Or...Garden Visions and Realities: Creating a Practical Seed Order – or not. If you haven't placed your seed order yet, you might want to take this advice.
Are your garlic plants looking a little yellow? Will a cold, damp spring bring molds? What can you do if there are problems? What are the signs to look for? Let's weigh our options and figure out the best ways to prevent diseases.
As it turns out, Daphne laureola, aka Spurge Laurel, our mystery plant, is NOT a friendly plant! It is both dangerous and invasive! If you see it in your backyard (or elsewhere), destroy it ASAP! It is on the Noxious Weed list in Washington State and many others throughout the U.S. Do not touch it with your bare hands! The sap is highly poisonous.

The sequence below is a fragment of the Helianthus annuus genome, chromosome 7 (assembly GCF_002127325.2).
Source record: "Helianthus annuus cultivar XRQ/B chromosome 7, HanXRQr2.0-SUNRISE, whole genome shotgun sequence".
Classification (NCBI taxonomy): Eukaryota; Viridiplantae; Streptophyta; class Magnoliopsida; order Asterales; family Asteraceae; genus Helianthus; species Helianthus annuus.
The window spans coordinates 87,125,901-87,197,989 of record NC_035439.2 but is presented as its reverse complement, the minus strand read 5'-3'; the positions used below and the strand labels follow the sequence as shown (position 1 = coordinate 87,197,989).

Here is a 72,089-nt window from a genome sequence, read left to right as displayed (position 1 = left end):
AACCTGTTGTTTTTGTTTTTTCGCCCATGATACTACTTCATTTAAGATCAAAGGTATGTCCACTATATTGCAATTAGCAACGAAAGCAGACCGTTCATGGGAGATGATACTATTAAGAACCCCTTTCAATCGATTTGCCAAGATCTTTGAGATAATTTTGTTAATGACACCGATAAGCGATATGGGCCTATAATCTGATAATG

Case in point: for those of you who read my last blogpost all the way to the end (ahm...it's ok if you didn't get that far; unlike so many things…
To get your seeds to germinate, you might have to "think like a seed." Many folks in the Pacific Northwest are starting seeds indoors this month for transplanting later, but some seeds germinate better with a period of cold or fluctuating cold/thaw cycles. They might be better planted directly in cold ground.
LOVE the "firsts" that happen in January! First crocus, alder catkins, croaking frogs! This warm weather has brought out the bees, and they are returning with pollen! And look! The garlic shoots are up! Farewell January. Bring on Spring!
Rosemary! Blooming in January! You gotta love this herb! It is a great cullinary plant, medicinal herb, insectary, and more! You gotta grow it!